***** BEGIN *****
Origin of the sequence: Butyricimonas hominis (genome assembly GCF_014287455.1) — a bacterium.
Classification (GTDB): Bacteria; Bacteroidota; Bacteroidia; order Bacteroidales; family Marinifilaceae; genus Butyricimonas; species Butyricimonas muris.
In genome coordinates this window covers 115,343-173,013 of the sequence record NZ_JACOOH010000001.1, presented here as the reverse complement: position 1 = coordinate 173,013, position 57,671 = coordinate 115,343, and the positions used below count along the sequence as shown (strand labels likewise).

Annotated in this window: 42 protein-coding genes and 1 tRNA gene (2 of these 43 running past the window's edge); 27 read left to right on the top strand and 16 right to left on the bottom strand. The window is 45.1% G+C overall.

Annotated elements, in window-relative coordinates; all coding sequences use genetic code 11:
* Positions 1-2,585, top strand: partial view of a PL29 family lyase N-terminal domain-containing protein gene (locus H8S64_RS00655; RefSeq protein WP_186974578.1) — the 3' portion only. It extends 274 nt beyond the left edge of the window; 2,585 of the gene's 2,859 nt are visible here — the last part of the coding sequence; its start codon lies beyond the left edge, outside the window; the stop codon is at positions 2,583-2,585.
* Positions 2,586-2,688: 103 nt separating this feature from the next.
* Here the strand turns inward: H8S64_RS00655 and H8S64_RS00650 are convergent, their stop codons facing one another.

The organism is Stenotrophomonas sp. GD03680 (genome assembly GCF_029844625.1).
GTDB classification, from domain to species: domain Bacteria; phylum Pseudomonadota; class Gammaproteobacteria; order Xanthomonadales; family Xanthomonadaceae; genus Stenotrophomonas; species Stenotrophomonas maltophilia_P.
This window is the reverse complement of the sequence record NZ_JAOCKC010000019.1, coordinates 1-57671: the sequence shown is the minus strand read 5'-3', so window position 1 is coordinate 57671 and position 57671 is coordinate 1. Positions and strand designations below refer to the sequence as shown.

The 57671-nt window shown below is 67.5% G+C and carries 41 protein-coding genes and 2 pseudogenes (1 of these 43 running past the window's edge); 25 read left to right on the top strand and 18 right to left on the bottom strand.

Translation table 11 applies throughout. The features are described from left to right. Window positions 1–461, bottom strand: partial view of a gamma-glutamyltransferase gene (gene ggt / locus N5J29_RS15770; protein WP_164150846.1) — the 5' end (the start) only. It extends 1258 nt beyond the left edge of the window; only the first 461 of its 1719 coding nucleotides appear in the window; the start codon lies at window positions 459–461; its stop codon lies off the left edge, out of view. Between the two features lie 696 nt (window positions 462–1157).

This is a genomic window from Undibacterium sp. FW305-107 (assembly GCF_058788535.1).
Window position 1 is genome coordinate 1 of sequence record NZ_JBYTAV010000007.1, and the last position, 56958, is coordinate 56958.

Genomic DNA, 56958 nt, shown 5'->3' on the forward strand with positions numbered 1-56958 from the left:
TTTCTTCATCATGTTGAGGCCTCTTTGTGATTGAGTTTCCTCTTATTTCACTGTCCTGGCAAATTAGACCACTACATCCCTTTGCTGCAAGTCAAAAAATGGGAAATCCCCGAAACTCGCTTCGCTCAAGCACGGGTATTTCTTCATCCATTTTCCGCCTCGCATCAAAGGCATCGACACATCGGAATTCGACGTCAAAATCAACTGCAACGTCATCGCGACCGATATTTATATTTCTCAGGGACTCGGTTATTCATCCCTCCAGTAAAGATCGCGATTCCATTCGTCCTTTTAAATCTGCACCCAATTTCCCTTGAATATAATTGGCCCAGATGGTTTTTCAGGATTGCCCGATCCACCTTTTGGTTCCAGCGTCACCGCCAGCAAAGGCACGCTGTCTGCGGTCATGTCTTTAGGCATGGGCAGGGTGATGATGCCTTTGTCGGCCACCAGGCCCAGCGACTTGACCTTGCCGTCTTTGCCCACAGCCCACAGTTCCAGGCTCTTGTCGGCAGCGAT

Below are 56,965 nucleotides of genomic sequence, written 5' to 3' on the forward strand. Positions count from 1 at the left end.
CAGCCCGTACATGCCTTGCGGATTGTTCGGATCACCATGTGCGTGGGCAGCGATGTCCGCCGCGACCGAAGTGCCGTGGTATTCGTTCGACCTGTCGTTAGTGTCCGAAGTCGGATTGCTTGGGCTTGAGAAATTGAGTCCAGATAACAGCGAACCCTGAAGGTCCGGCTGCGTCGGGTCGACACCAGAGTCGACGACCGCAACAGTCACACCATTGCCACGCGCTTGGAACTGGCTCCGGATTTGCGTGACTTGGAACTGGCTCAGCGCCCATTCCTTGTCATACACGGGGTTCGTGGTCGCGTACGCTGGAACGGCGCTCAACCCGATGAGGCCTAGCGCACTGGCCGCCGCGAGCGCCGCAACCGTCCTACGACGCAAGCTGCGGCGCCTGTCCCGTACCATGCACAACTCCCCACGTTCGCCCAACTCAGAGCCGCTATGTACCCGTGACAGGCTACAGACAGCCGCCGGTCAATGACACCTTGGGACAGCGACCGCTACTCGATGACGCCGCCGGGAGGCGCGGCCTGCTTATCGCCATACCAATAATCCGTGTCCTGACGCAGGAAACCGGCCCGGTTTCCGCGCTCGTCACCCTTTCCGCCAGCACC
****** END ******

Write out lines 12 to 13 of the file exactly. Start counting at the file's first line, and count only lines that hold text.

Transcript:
The 57671-nt window shown below is 67.5% G+C and carries 41 protein-coding genes and 2 pseudogenes (1 of these 43 running past the window's edge); 25 read left to right on the top strand and 18 right to left on the bottom strand.

Translation table 11 applies throughout. The features are described from left to right. Window positions 1–461, bottom strand: partial view of a gamma-glutamyltransferase gene (gene ggt / locus N5J29_RS15770; protein WP_164150846.1) — the 5' end (the start) only. It extends 1258 nt beyond the left edge of the window; only the first 461 of its 1719 coding nucleotides appear in the window; the start codon lies at window positions 459–461; its stop codon lies off the left edge, out of view. Between the two features lie 696 nt (window positions 462–1157).